The restored Shaker Yates Grocery building now houses a museum dedicated to the history of the area. A tour of Historic Cane Hill should begin here, with the Methodist Manse, the Bank of Cane Hill and A.R. Carroll Drugstore close by. The drugstore was restored to its original wood floors and pressed tin ceiling. It also functions as a small events venue and has rentable office space on the second floor.
After visiting the main street portion of Cane Hill, head over to the 1.8-mile walking trail that takes visitors up to the college building, around the grounds, and by many of the properties on the historic places register. Posted signs help guide your way. You can also schedule a guided tour in advance.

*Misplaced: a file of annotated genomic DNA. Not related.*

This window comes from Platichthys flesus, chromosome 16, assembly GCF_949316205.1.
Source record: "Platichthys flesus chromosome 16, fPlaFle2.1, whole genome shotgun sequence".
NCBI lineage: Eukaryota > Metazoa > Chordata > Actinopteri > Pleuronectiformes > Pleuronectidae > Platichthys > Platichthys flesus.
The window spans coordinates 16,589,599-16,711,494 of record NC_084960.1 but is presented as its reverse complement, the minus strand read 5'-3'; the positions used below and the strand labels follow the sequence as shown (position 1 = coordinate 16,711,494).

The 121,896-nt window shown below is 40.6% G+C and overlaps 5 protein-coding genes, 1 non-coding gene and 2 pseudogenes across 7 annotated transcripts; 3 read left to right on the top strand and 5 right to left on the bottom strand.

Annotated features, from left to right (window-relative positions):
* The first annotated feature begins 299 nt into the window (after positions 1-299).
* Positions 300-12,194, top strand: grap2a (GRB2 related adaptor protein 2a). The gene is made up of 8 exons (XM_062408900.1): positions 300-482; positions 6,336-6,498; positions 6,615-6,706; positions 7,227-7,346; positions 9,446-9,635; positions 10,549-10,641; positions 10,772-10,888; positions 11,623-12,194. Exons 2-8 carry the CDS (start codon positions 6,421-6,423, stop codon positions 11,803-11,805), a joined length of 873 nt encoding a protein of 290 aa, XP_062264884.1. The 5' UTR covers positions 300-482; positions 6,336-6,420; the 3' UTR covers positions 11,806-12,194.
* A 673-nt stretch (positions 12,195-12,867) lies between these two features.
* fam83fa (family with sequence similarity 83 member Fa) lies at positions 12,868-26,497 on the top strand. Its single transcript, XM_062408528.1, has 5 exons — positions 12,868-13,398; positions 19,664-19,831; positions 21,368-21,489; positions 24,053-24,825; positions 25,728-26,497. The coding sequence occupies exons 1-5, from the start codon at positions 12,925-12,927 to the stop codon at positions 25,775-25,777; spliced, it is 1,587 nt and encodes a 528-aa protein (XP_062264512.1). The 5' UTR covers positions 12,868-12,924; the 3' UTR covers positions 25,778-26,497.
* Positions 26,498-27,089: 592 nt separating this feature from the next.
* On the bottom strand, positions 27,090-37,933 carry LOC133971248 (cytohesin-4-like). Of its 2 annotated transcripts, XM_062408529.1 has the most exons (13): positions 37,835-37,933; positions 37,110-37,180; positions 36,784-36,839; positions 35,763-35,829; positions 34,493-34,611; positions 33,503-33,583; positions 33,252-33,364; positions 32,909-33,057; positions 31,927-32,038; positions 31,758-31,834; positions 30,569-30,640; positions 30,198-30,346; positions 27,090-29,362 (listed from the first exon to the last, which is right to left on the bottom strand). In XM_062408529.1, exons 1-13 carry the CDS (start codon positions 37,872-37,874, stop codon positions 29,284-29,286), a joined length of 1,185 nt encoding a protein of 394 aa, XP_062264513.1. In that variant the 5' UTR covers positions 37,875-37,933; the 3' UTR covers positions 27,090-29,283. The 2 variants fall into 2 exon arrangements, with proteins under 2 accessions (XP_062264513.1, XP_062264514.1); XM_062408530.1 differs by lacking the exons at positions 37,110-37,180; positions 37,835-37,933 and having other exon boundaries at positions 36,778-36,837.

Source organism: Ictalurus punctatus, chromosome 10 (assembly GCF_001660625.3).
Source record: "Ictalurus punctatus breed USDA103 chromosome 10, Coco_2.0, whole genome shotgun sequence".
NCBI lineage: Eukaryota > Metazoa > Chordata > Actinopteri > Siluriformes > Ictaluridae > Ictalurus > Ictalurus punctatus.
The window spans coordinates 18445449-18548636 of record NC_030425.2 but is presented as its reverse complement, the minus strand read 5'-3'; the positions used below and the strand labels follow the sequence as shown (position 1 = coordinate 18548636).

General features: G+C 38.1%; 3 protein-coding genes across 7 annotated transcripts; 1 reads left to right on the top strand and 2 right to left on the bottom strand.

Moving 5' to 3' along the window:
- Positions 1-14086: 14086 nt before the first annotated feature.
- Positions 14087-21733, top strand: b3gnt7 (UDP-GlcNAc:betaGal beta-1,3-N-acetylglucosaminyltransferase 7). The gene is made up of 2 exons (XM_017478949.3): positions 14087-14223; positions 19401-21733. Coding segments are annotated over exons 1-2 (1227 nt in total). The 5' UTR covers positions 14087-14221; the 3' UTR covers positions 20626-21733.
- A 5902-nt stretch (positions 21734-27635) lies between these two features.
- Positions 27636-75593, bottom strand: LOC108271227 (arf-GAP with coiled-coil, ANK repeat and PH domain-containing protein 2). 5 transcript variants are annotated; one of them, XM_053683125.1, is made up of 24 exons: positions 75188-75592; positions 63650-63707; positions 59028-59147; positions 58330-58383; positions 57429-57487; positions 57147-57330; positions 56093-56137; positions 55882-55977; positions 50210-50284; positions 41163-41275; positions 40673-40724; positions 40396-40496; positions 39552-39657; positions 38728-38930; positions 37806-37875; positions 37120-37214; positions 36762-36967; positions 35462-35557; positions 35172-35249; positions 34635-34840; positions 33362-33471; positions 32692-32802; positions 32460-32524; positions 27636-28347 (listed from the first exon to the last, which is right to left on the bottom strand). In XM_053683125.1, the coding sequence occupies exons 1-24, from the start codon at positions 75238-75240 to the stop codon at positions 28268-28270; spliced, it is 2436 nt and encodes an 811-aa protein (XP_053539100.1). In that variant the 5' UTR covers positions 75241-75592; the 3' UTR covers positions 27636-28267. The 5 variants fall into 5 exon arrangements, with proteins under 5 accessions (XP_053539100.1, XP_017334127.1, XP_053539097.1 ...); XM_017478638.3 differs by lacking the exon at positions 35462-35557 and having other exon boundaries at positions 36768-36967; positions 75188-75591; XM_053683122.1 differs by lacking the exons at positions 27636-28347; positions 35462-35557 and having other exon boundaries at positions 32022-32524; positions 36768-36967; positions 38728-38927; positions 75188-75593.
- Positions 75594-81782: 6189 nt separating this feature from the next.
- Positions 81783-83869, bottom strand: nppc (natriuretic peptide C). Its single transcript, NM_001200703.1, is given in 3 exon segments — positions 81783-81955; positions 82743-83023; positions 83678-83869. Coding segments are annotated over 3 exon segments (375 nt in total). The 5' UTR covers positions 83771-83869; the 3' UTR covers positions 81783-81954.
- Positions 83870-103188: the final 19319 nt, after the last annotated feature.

Cane Hill is 19 miles west of Fayetteville. The museum is open Wednesday through Saturday from 10 a.m. to 2 p.m. but you can walk the trail at any time. One of the best times to visit is during the Cane Hill Harvest Festival, held the third weekend of September. Find Historic Cane Hill on Facebook and visit the website to read more about the buildings or how to rent the drugstore or college for an event. Whether your trip is to brush up on local history or attend an event, you’ll enjoy a restored area that brings the past and present together.
Sign up for our weekly e-news.
Get stories sent straight to your inbox!